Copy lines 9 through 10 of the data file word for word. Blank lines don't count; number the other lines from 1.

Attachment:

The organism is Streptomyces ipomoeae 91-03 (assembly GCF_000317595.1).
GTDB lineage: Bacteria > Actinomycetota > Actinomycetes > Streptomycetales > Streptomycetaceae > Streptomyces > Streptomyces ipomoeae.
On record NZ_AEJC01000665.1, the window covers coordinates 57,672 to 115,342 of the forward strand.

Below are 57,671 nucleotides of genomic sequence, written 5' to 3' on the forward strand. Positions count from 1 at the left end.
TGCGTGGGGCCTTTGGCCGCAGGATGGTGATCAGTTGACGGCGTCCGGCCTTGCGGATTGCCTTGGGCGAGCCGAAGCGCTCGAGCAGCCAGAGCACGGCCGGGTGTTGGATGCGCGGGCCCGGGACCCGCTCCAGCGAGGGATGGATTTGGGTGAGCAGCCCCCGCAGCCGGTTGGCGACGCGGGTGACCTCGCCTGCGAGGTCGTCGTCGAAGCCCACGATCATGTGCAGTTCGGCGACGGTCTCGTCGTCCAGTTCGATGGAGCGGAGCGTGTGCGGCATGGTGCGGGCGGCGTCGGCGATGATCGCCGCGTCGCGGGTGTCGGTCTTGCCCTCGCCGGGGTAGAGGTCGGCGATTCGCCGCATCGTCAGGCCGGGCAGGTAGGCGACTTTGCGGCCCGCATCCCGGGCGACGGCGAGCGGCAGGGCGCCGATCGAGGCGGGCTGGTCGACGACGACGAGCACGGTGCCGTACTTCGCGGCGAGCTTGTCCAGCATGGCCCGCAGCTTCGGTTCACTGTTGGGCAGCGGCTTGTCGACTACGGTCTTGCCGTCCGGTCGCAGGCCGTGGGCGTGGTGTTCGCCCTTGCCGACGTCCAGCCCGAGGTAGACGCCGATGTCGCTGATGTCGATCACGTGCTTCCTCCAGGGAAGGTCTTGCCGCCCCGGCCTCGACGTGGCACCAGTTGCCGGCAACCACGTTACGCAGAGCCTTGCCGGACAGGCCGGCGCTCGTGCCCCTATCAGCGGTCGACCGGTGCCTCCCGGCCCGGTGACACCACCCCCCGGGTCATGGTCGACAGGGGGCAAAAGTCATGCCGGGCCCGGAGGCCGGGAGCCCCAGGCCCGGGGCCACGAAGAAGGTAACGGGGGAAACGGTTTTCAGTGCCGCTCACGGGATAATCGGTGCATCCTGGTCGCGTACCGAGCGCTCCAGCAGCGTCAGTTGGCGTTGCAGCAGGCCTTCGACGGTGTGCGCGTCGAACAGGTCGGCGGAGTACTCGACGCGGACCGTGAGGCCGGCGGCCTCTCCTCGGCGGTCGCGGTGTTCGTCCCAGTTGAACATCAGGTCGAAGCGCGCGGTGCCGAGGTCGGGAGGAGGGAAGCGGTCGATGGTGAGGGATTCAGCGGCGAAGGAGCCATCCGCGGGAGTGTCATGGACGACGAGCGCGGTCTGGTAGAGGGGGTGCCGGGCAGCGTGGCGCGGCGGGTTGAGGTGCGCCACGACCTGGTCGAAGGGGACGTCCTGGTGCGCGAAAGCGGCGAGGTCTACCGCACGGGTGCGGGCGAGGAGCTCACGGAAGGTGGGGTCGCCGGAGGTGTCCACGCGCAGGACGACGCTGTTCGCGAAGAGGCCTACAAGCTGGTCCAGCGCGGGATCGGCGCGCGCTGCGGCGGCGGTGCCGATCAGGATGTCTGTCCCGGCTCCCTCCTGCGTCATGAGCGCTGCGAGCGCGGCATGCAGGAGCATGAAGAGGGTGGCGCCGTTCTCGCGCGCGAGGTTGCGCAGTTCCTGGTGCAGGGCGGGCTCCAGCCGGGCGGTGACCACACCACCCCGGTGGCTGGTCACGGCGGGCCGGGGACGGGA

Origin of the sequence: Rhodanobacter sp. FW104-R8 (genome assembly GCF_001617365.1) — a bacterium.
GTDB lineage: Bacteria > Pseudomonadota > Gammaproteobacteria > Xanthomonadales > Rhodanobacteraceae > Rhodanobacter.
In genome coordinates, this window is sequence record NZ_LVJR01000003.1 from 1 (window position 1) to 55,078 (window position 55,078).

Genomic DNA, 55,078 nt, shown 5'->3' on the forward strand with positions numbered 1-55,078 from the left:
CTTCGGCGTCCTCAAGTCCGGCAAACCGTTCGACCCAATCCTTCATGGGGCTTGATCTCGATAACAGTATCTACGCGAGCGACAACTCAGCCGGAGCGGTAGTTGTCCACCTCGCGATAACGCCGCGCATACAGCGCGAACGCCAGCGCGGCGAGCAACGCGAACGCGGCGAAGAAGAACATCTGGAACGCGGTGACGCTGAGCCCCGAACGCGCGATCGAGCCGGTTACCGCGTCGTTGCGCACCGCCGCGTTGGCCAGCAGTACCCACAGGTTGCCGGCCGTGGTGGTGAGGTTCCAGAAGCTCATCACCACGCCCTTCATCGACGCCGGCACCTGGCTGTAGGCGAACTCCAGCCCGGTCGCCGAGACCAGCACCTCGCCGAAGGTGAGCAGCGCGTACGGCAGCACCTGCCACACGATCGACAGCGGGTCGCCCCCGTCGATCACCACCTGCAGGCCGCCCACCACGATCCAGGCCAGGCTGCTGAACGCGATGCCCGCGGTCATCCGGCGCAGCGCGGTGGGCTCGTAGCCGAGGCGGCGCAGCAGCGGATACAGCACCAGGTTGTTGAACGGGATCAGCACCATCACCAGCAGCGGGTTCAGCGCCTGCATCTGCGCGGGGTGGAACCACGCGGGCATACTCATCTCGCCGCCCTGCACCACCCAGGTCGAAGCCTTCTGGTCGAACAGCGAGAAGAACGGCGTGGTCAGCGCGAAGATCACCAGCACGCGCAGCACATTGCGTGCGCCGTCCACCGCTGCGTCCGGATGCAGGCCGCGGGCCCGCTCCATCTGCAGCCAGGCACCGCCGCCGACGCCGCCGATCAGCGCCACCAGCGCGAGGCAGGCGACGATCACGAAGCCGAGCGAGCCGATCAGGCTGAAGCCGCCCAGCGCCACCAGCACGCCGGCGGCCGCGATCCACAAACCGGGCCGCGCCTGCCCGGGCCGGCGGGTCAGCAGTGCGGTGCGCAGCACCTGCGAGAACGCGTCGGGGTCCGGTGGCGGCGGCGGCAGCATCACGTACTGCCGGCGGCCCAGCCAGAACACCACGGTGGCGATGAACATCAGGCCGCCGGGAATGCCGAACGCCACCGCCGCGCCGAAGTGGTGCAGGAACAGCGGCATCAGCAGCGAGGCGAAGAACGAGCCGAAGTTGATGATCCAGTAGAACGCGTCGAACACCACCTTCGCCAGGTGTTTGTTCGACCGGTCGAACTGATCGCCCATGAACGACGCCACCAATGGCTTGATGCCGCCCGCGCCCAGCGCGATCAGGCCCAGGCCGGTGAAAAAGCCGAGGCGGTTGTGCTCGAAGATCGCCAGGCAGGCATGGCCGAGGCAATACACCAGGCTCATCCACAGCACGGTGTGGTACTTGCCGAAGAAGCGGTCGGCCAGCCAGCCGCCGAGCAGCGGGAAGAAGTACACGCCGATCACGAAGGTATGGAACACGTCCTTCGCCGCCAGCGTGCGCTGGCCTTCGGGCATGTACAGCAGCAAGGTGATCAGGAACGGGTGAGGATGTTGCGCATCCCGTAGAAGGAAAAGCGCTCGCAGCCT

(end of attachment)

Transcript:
Genomic DNA, 55,078 nt, shown 5'->3' on the forward strand with positions numbered 1-55,078 from the left:
CTTCGGCGTCCTCAAGTCCGGCAAACCGTTCGACCCAATCCTTCATGGGGCTTGATCTCGATAACAGTATCTACGCGAGCGACAACTCAGCCGGAGCGGTAGTTGTCCACCTCGCGATAACGCCGCGCATACAGCGCGAACGCCAGCGCGGCGAGCAACGCGAACGCGGCGAAGAAGAACATCTGGAACGCGGTGACGCTGAGCCCCGAACGCGCGATCGAGCCGGTTACCGCGTCGTTGCGCACCGCCGCGTTGGCCAGCAGTACCCACAGGTTGCCGGCCGTGGTGGTGAGGTTCCAGAAGCTCATCACCACGCCCTTCATCGACGCCGGCACCTGGCTGTAGGCGAACTCCAGCCCGGTCGCCGAGACCAGCACCTCGCCGAAGGTGAGCAGCGCGTACGGCAGCACCTGCCACACGATCGACAGCGGGTCGCCCCCGTCGATCACCACCTGCAGGCCGCCCACCACGATCCAGGCCAGGCTGCTGAACGCGATGCCCGCGGTCATCCGGCGCAGCGCGGTGGGCTCGTAGCCGAGGCGGCGCAGCAGCGGATACAGCACCAGGTTGTTGAACGGGATCAGCACCATCACCAGCAGCGGGTTCAGCGCCTGCATCTGCGCGGGGTGGAACCACGCGGGCATACTCATCTCGCCGCCCTGCACCACCCAGGTCGAAGCCTTCTGGTCGAACAGCGAGAAGAACGGCGTGGTCAGCGCGAAGATCACCAGCACGCGCAGCACATTGCGTGCGCCGTCCACCGCTGCGTCCGGATGCAGGCCGCGGGCCCGCTCCATCTGCAGCCAGGCACCGCCGCCGACGCCGCCGATCAGCGCCACCAGCGCGAGGCAGGCGACGATCACGAAGCCGAGCGAGCCGATCAGGCTGAAGCCGCCCAGCGCCACCAGCACGCCGGCGGCCGCGATCCACAAACCGGGCCGCGCCTGCCCGGGCCGGCGGGTCAGCAGTGCGGTGCGCAGCACCTGCGAGAACGCGTCGGGGTCCGGTGGCGGCGGCGGCAGCATCACGTACTGCCGGCGGCCCAGCCAGAACACCACGGTGGCGATGAACATCAGGCCGCCGGGAATGCCGAACGCCACCGCCGCGCCGAAGTGGTGCAGGAACAGCGGCATCAGCAGCGAGGCGAAGAACGAGCCGAAGTTGATGATCCAGTAGAACGCGTCGAACACCACCTTCGCCAGGTGTTTGTTCGACCGGTCGAACTGATCGCCCATGAACGACGCCACCAATGGCTTGATGCCGCCCGCGCCCAGCGCGATCAGGCCCAGGCCGGTGAAAAAGCCGAGGCGGTTGTGCTCGAAGATCGCCAGGCAGGCATGGCCGAGGCAATACACCAGGCTCATCCACAGCACGGTGTGGTACTTGCCGAAGAAGCGGTCGGCCAGCCAGCCGCCGAGCAGCGGGAAGAAGTACACGCCGATCACGAAGGTATGGAACACGTCCTTCGCCGCCAGCGTGCGCTGGCCTTCGGGCATGTACAGCAGCAAGGTGATCAGGAACGGGTGAGGATGTTGCGCATCCCGTAGAAGGAAAAGCGCTCGCAGCCT